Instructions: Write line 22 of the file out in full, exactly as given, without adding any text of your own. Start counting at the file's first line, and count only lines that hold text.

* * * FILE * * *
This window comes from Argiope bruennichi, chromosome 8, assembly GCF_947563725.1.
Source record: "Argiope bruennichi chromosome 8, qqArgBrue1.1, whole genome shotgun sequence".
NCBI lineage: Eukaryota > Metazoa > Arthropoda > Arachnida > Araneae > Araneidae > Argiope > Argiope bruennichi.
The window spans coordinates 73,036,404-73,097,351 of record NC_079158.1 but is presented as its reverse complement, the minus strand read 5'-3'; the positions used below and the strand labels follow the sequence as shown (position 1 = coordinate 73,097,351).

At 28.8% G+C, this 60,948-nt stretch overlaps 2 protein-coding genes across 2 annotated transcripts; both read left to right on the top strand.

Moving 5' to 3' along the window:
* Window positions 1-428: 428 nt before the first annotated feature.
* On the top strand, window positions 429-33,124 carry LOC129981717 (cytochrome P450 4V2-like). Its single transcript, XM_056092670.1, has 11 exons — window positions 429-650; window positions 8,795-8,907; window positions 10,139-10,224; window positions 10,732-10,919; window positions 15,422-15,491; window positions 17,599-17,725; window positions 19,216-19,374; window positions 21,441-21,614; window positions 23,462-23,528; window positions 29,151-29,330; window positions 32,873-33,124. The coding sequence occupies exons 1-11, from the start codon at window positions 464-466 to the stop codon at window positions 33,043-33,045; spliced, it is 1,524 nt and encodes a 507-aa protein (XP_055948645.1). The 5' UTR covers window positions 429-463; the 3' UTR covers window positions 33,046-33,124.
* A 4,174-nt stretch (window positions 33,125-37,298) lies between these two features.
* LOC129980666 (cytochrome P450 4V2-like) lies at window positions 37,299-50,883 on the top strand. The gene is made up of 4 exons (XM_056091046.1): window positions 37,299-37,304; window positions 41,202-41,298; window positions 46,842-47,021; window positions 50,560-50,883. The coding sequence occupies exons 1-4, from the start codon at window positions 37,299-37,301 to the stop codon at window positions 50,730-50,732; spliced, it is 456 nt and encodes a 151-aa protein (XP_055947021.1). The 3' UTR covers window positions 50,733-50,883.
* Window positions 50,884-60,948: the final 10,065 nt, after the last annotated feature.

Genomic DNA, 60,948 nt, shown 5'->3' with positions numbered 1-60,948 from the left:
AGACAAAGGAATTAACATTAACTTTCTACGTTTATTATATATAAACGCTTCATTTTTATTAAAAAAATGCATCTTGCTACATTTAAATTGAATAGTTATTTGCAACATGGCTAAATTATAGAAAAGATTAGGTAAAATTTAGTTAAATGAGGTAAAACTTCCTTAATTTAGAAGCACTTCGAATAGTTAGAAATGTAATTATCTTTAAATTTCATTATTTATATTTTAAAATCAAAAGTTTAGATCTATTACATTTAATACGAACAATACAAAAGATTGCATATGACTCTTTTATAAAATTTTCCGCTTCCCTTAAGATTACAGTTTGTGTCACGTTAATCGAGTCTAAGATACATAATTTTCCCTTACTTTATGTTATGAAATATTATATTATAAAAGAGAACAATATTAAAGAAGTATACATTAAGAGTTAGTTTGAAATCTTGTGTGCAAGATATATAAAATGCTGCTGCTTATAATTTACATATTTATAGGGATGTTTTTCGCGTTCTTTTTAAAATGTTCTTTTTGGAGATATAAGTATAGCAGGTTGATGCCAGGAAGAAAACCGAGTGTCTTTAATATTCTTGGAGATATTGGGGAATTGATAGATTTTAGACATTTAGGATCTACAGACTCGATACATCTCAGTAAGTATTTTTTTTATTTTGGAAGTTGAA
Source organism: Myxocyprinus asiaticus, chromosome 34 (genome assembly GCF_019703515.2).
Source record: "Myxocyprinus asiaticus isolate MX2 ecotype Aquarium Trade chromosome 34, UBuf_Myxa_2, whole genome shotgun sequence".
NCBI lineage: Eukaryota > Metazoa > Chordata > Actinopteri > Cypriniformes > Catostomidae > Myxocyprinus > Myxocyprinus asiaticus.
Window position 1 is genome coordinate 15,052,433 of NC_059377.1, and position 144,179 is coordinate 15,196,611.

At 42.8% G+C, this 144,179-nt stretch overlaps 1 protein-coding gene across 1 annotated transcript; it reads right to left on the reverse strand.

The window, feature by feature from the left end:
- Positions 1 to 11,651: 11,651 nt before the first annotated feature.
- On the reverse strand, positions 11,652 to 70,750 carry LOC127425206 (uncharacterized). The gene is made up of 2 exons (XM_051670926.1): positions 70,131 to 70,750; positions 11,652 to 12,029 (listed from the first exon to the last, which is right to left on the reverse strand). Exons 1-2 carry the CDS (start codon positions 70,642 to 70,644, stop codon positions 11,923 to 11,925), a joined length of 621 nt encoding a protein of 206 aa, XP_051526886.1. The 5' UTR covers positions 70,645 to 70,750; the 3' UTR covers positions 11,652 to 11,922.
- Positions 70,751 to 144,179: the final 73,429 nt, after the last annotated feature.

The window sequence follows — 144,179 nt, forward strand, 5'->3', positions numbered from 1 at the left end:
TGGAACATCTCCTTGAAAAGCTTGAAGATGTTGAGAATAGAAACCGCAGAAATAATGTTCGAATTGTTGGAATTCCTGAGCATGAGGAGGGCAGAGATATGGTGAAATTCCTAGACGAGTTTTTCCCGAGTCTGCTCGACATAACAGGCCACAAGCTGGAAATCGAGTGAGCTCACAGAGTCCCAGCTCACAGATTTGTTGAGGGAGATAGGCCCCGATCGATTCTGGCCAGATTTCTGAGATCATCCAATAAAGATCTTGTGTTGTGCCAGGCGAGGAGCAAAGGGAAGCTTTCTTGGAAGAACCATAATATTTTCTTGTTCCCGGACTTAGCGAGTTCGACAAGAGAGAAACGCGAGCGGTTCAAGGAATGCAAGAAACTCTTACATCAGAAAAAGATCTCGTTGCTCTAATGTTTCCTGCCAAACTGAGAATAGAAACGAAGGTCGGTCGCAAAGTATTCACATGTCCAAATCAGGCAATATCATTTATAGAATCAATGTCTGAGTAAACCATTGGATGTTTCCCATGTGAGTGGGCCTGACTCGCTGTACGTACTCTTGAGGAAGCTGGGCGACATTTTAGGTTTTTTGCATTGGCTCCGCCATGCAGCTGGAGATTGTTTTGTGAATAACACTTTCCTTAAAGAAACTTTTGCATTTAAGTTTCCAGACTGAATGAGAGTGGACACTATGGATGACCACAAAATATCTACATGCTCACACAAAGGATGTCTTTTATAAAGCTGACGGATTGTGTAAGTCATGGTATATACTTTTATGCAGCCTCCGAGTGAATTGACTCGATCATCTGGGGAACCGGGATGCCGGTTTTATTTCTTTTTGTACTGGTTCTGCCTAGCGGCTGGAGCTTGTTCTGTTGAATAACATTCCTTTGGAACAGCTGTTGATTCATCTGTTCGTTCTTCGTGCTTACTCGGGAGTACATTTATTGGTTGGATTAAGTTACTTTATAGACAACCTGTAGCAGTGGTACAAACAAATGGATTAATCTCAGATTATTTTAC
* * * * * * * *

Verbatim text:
- Positions 70,751 to 144,179: the final 73,429 nt, after the last annotated feature.